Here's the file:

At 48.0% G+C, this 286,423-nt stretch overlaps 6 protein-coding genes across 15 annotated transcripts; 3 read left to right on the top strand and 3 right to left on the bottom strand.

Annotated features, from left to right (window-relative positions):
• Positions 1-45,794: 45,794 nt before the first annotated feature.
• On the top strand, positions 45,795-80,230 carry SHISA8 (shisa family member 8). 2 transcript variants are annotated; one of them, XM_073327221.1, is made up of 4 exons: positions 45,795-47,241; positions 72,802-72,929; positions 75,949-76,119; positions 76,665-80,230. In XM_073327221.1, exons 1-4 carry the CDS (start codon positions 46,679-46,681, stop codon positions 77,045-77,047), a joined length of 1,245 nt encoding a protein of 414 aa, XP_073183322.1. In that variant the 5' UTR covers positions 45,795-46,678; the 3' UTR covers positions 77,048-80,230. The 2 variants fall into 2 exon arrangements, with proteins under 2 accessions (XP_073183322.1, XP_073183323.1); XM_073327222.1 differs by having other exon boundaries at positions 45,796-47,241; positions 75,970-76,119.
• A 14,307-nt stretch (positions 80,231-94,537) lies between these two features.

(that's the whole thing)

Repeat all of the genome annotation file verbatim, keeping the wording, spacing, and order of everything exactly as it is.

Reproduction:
At 48.0% G+C, this 286,423-nt stretch overlaps 6 protein-coding genes across 15 annotated transcripts; 3 read left to right on the top strand and 3 right to left on the bottom strand.

Annotated features, from left to right (window-relative positions):
• Positions 1-45,794: 45,794 nt before the first annotated feature.
• On the top strand, positions 45,795-80,230 carry SHISA8 (shisa family member 8). 2 transcript variants are annotated; one of them, XM_073327221.1, is made up of 4 exons: positions 45,795-47,241; positions 72,802-72,929; positions 75,949-76,119; positions 76,665-80,230. In XM_073327221.1, exons 1-4 carry the CDS (start codon positions 46,679-46,681, stop codon positions 77,045-77,047), a joined length of 1,245 nt encoding a protein of 414 aa, XP_073183322.1. In that variant the 5' UTR covers positions 45,795-46,678; the 3' UTR covers positions 77,048-80,230. The 2 variants fall into 2 exon arrangements, with proteins under 2 accessions (XP_073183322.1, XP_073183323.1); XM_073327222.1 differs by having other exon boundaries at positions 45,796-47,241; positions 75,970-76,119.
• A 14,307-nt stretch (positions 80,231-94,537) lies between these two features.